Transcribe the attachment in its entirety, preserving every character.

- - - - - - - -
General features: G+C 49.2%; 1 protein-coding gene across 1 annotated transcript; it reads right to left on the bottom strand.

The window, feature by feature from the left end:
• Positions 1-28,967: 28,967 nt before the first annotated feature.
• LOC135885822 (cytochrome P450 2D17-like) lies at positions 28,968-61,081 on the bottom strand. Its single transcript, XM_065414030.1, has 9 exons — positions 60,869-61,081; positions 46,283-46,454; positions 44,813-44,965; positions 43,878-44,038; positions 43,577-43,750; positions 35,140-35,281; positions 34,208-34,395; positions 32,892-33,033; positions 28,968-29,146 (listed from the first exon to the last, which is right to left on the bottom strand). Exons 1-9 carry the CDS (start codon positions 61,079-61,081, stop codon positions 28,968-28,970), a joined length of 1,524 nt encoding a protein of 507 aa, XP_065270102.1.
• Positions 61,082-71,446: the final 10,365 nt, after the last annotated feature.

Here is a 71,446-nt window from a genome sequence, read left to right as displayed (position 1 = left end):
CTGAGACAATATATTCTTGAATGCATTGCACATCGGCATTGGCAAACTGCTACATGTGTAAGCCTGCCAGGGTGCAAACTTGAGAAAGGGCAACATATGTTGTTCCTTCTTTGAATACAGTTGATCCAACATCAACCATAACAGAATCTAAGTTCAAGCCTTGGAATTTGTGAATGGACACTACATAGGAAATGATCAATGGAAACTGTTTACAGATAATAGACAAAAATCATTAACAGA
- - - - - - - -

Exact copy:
General features: G+C 49.2%; 1 protein-coding gene across 1 annotated transcript; it reads right to left on the bottom strand.

The window, feature by feature from the left end:
• Positions 1-28,967: 28,967 nt before the first annotated feature.
• LOC135885822 (cytochrome P450 2D17-like) lies at positions 28,968-61,081 on the bottom strand. Its single transcript, XM_065414030.1, has 9 exons — positions 60,869-61,081; positions 46,283-46,454; positions 44,813-44,965; positions 43,878-44,038; positions 43,577-43,750; positions 35,140-35,281; positions 34,208-34,395; positions 32,892-33,033; positions 28,968-29,146 (listed from the first exon to the last, which is right to left on the bottom strand). Exons 1-9 carry the CDS (start codon positions 61,079-61,081, stop codon positions 28,968-28,970), a joined length of 1,524 nt encoding a protein of 507 aa, XP_065270102.1.
• Positions 61,082-71,446: the final 10,365 nt, after the last annotated feature.

Here is a 71,446-nt window from a genome sequence, read left to right as displayed (position 1 = left end):
CTGAGACAATATATTCTTGAATGCATTGCACATCGGCATTGGCAAACTGCTACATGTGTAAGCCTGCCAGGGTGCAAACTTGAGAAAGGGCAACATATGTTGTTCCTTCTTTGAATACAGTTGATCCAACATCAACCATAACAGAATCTAAGTTCAAGCCTTGGAATTTGTGAATGGACACTACATAGGAAATGATCAATGGAAACTGTTTACAGATAATAGACAAAAATCATTAACAGA